Survival Shelter - Keeping Warm And Dry

A critical element to survival is the ability to stay warm and dry and out of the elements. If you are stranded due to a vehicle breakdown, stay in your car. But, if it is unsafe to do so, or you find yourself lost in the woods or otherwise on foot, you need to know how to build a survival shelter.

During the warmer parts of the year, your survival shelter could simply be an emergency blanket wrapped around you as you sit or lay by a campfire.

During inclement weather or the fall and winter months, you'll want a roof over your head.  Remember, heat rises so you want to be able to trap it before it escapes into the air above.

Survival Shelter

The lean-to is one of the easiest shelters to improvise. Simply run a long branch between two trees, four feet or so off the ground. Take other long branches and lean them against that cross post, then fill in the gaps with smaller branches, leaves, and other forest debris. Weave the smaller branches in between the longer ones to make it both more secure and provide better shelter from rain and snow. You'll want the height at the opening to be just enough you can sit comfortably without hitting your head.  Build a small fire near the front of the shelter and stack a few logs or large stones on the far side of the fire. Doing so reflects the heat toward you.

Of course, if you have a spare emergency blanket or small tarp, you can easily make an improvised tent. String a rope between two trees four or five feet off the ground. Drape the blanket or tarp across the rope and stretch out the sides a bit. Place logs or stones on the tarp where it meets the ground to help keep it in place. If you don't have a rope, a long branch will do the job nicely.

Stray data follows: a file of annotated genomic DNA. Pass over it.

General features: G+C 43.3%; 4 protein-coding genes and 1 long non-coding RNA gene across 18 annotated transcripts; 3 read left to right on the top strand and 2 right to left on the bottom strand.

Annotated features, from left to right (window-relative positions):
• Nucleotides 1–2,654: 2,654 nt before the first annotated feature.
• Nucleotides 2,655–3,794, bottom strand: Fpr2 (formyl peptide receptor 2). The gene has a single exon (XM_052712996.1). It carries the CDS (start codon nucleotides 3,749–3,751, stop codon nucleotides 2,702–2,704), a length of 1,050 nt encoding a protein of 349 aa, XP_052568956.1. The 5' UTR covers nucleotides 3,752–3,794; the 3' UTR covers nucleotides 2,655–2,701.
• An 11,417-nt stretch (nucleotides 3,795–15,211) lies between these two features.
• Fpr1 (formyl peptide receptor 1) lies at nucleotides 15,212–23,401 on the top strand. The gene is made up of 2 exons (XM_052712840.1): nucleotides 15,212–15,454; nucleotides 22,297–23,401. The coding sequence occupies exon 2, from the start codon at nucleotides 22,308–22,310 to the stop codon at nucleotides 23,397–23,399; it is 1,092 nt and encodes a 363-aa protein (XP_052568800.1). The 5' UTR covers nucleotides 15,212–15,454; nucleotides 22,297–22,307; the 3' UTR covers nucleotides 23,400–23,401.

Some sources suggest huddling under a large pine tree, with the idea being the pine boughs will keep rain and snow off of you.  However, that tree might act as a lightning rod during a storm. Further, large clumps of snow could become dislodged from those branches and land on you, making a miserable situation even worse.

In the winter, you can fashion a snow cave.  Either find a large snow drift or make a large pile of snow. I've found the pile should be at least four or five feet high and the same across for this to work well.

Burrow into the side of the pile, taking the snow you dig out and piling it on top. You need just enough space inside for you to curl up with your pack. Your body heat will soon slightly melt the inside of the snow cave, causing the interior surface to glaze over with a thin sheet of ice. Having packed a folding shovel in your survival kit makes this shelter much easier to build.

A survival shelter, by its very nature, isn't fancy or elaborate. It is simply a structure that will serve to trap heat to keep you warm as well as keep you out of the worst of the elements.


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It would be wonderful to have enough supplies of everything to sit still for practical forever, like that movie “Blast ...
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